1. develop a research project with a faculty mentor (on or off-campus)
    2. attend a weekly seminar, where you will discuss papers related to your topic with your peers (view the seminar syllabus)
    3. conduct an extensive literature search on your topic
    4. write and present a formal proposal for your project
    5. have an additional faculty member (NOT your faculty sponsor or course facilitator) read and comment on your final proposal (i.e., after the final copy has been turned in)
    6. begin collecting data

    In the second term of directed research, you will:

    1. complete data collection
    2. give a progress report on your research
    3. write a formal scientific paper as if for submission for publication, incorporating comments from your faculty mentor and second faculty reader (see 5, above)
    4. present your findings in accordance with the requirements

    Finding a faculty mentor for directed research

    The first and most important step in the process of completing the biology research requirement will be to establish a working relationship with an on- or off-campus faculty mentor who holds a Ph.D. in a related field.

    You must have completed a consent form with your faculty mentor before you will be allowed to register for BI 470 your first term. This must be turned in to the BI 470 instructor THE DAY BEFORE REGISTRATION FOR THE TERM IN WHICH YOU WISH TO TAKE BI 470. The earlier that you establish your research connection, the better your overall experience will be, and the more research options you will have.

    When you are selecting your faculty mentor, there are several considerations to keep in mind:

    • You will be working on the project for two terms, so be sure that you are truly interested in the research interests of your faculty mentor, and if possible, choose a project that could be related to your future career.
    • All BSC biology majors will be looking for faculty mentors, and the faculty mentor you hoped to work with may not be able to accept any more research students, so contact your first choice early and have a back-up.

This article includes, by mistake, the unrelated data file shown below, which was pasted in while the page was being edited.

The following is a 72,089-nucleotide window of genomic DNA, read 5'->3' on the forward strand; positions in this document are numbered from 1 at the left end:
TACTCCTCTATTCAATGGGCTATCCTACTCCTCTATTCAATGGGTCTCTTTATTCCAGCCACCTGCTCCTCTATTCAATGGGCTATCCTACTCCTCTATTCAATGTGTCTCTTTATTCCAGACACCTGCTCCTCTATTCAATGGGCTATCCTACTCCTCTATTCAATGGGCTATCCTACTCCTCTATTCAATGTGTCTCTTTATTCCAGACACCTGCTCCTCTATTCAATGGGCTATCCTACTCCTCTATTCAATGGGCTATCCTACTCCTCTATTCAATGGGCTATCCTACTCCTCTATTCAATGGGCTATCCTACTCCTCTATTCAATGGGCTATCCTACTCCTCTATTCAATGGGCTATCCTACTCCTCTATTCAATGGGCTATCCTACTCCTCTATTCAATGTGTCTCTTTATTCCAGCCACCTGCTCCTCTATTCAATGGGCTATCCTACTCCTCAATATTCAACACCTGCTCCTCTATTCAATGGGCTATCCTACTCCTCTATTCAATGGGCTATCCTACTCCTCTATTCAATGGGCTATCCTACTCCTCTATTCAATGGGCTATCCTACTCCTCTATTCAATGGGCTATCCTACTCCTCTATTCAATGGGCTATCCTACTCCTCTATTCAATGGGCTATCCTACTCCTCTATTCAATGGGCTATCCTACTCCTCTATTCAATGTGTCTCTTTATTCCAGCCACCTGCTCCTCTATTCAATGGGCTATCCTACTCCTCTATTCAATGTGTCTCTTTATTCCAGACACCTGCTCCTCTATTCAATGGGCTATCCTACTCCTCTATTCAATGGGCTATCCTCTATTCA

• Even if you contact your first choice early, securing a research position in the lab of your choice may be competitive.
    • Do not be afraid to branch out and utilize off-campus faculty mentors (if you meet the requirements ) if your areas of interest lie outside of the specialties of the on-campus biology faculty.
    • Scan through the senior conference abstracts from previous years to get some ideas about on- and off-campus research projects.

    Off-campus faculty mentoring

    You may work with an off-campus faculty mentor from UAB or another appropriate institution or organization. You may seek out your own off-campus faculty mentor, but if you do not already have a working relationship with someone from another institution, you should consult a BSC biologist to help you establish appropriate contacts.

    In order to conduct research with an off campus mentor, you must have:

    • at least a 3.0 GPA in your science courses taken at BSC
    • consent from the biology faculty to pursue research outside BSC

    Some examples of programs that may have faculty members who are interested in conducting research with you include (but are not limited to):

    • UAB Department of Biology
    • UAB Department of Microbiology
    • UAB Department of Neurobiology
    • UAB Department of Genetics
    • UAB Department of Cell Biology
    • Montevallo University Department of Biology



    Student Abstracts from Past Projects